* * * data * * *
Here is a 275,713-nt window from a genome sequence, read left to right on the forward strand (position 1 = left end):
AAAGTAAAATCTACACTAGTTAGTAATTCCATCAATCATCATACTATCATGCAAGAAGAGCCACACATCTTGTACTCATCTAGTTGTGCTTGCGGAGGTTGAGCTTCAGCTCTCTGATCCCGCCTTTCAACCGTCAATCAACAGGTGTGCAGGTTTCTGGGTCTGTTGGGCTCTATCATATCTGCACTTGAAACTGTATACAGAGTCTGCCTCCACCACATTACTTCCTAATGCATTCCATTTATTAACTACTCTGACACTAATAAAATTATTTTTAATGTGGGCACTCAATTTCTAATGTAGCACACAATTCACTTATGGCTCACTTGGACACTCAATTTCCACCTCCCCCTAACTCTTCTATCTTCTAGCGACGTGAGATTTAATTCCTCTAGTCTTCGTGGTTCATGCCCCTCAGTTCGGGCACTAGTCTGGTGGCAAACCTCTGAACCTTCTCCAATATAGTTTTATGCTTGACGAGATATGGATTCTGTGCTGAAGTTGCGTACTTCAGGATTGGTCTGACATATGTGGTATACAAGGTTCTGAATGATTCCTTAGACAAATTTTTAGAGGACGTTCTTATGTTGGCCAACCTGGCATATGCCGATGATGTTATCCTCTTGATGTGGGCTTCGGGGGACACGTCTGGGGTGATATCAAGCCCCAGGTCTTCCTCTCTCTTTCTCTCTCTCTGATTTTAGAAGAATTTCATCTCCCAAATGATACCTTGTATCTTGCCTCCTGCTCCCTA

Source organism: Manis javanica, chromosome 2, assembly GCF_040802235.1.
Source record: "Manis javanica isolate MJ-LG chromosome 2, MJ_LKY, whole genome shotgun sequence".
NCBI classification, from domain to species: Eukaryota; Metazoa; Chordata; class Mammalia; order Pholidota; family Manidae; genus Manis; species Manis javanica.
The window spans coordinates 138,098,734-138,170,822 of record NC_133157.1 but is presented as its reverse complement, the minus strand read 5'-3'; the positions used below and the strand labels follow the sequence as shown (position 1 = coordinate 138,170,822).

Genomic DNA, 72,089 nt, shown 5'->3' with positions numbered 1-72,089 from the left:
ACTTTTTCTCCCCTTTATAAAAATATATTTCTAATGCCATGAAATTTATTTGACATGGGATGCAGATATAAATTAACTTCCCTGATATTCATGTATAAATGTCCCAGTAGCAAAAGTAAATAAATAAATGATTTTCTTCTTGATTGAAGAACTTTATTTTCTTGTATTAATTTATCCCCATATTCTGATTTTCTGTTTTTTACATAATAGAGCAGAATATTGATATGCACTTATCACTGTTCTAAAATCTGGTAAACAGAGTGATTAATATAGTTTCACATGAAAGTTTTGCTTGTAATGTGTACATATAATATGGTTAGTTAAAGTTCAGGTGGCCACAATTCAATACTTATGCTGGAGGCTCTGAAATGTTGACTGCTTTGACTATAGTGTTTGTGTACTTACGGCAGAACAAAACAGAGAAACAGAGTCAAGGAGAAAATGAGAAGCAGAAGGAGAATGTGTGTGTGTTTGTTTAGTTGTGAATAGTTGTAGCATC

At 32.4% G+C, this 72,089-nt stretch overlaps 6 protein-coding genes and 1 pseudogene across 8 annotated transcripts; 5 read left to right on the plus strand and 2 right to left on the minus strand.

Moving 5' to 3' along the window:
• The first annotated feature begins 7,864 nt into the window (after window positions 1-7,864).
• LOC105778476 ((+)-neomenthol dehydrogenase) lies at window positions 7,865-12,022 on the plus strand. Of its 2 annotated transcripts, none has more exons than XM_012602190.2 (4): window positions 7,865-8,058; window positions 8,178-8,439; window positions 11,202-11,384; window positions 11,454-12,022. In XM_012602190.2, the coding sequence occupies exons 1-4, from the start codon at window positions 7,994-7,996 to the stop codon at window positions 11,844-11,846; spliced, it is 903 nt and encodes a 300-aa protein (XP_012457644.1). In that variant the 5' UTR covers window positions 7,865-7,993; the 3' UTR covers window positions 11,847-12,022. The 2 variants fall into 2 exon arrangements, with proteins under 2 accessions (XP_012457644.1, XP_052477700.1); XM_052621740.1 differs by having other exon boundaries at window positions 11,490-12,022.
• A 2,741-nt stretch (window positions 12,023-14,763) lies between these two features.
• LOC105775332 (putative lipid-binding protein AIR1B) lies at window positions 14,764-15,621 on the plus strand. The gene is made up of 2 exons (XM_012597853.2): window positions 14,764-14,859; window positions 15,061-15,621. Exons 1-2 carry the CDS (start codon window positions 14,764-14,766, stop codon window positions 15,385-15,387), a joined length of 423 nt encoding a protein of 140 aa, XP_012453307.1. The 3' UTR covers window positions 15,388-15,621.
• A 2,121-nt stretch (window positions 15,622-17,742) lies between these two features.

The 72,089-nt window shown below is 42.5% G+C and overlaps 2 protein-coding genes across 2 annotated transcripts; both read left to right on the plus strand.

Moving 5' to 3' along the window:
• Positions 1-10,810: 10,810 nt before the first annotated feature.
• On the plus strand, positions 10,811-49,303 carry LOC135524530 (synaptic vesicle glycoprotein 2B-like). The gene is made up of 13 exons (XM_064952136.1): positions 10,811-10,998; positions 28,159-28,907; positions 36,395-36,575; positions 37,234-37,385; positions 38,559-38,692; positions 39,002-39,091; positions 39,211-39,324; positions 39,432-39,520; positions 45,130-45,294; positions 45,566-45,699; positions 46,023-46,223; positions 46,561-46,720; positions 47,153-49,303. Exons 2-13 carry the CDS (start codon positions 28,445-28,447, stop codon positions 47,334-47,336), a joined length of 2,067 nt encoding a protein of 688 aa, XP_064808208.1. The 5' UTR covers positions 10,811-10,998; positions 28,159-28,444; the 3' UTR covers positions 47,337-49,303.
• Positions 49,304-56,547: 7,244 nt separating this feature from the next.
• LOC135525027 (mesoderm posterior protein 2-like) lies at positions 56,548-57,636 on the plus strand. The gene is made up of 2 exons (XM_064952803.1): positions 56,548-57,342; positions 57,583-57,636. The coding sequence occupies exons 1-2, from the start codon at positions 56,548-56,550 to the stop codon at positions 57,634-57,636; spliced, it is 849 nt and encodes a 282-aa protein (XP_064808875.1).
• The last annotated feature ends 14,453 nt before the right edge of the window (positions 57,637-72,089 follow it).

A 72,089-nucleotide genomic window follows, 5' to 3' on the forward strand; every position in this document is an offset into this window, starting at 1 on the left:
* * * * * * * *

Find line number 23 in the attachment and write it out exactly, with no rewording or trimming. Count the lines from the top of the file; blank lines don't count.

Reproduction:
A 72,089-nucleotide genomic window follows, 5' to 3' on the forward strand; every position in this document is an offset into this window, starting at 1 on the left: